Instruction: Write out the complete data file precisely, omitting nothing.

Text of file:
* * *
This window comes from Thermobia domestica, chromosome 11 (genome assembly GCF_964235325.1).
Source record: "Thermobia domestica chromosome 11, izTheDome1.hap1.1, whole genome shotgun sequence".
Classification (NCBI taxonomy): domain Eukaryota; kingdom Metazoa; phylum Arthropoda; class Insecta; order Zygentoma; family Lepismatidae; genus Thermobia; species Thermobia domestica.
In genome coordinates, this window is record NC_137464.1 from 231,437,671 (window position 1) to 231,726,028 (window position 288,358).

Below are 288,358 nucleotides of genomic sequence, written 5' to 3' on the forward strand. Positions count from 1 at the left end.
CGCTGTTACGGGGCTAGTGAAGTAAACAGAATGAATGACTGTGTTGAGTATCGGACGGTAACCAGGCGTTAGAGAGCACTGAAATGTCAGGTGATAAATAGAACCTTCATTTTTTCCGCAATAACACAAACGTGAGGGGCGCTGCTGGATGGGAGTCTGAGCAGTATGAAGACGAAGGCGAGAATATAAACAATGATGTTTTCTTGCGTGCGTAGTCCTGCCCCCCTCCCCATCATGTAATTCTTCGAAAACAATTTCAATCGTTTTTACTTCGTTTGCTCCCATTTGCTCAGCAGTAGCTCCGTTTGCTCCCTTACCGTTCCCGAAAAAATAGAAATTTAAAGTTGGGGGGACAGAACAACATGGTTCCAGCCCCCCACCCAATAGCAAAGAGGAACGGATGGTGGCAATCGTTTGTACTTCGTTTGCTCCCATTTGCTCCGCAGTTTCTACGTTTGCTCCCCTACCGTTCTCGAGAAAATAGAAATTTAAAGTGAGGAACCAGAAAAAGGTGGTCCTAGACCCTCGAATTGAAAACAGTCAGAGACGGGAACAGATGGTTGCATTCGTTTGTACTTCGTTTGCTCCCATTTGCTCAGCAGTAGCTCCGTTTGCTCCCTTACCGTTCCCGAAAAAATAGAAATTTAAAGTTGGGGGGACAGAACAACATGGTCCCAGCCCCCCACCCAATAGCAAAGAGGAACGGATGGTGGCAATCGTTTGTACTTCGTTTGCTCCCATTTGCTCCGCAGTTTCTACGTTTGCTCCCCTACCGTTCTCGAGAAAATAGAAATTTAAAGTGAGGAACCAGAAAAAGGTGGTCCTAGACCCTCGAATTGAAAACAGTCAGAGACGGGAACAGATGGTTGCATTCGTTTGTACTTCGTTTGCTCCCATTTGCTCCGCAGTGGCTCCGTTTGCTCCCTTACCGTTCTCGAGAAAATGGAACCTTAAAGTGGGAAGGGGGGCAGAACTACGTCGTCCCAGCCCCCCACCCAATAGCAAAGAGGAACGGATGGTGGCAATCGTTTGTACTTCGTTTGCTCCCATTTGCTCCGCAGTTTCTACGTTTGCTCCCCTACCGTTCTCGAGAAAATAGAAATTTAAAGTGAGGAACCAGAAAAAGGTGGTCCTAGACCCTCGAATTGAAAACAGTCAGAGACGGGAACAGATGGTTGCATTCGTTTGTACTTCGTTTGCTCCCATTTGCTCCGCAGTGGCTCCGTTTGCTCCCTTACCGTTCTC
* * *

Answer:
This window comes from Thermobia domestica, chromosome 11 (genome assembly GCF_964235325.1).
Source record: "Thermobia domestica chromosome 11, izTheDome1.hap1.1, whole genome shotgun sequence".
Classification (NCBI taxonomy): domain Eukaryota; kingdom Metazoa; phylum Arthropoda; class Insecta; order Zygentoma; family Lepismatidae; genus Thermobia; species Thermobia domestica.
In genome coordinates, this window is record NC_137464.1 from 231,437,671 (window position 1) to 231,726,028 (window position 288,358).

Below are 288,358 nucleotides of genomic sequence, written 5' to 3' on the forward strand. Positions count from 1 at the left end.
CGCTGTTACGGGGCTAGTGAAGTAAACAGAATGAATGACTGTGTTGAGTATCGGACGGTAACCAGGCGTTAGAGAGCACTGAAATGTCAGGTGATAAATAGAACCTTCATTTTTTCCGCAATAACACAAACGTGAGGGGCGCTGCTGGATGGGAGTCTGAGCAGTATGAAGACGAAGGCGAGAATATAAACAATGATGTTTTCTTGCGTGCGTAGTCCTGCCCCCCTCCCCATCATGTAATTCTTCGAAAACAATTTCAATCGTTTTTACTTCGTTTGCTCCCATTTGCTCAGCAGTAGCTCCGTTTGCTCCCTTACCGTTCCCGAAAAAATAGAAATTTAAAGTTGGGGGGACAGAACAACATGGTTCCAGCCCCCCACCCAATAGCAAAGAGGAACGGATGGTGGCAATCGTTTGTACTTCGTTTGCTCCCATTTGCTCCGCAGTTTCTACGTTTGCTCCCCTACCGTTCTCGAGAAAATAGAAATTTAAAGTGAGGAACCAGAAAAAGGTGGTCCTAGACCCTCGAATTGAAAACAGTCAGAGACGGGAACAGATGGTTGCATTCGTTTGTACTTCGTTTGCTCCCATTTGCTCAGCAGTAGCTCCGTTTGCTCCCTTACCGTTCCCGAAAAAATAGAAATTTAAAGTTGGGGGGACAGAACAACATGGTCCCAGCCCCCCACCCAATAGCAAAGAGGAACGGATGGTGGCAATCGTTTGTACTTCGTTTGCTCCCATTTGCTCCGCAGTTTCTACGTTTGCTCCCCTACCGTTCTCGAGAAAATAGAAATTTAAAGTGAGGAACCAGAAAAAGGTGGTCCTAGACCCTCGAATTGAAAACAGTCAGAGACGGGAACAGATGGTTGCATTCGTTTGTACTTCGTTTGCTCCCATTTGCTCCGCAGTGGCTCCGTTTGCTCCCTTACCGTTCTCGAGAAAATGGAACCTTAAAGTGGGAAGGGGGGCAGAACTACGTCGTCCCAGCCCCCCACCCAATAGCAAAGAGGAACGGATGGTGGCAATCGTTTGTACTTCGTTTGCTCCCATTTGCTCCGCAGTTTCTACGTTTGCTCCCCTACCGTTCTCGAGAAAATAGAAATTTAAAGTGAGGAACCAGAAAAAGGTGGTCCTAGACCCTCGAATTGAAAACAGTCAGAGACGGGAACAGATGGTTGCATTCGTTTGTACTTCGTTTGCTCCCATTTGCTCCGCAGTGGCTCCGTTTGCTCCCTTACCGTTCTC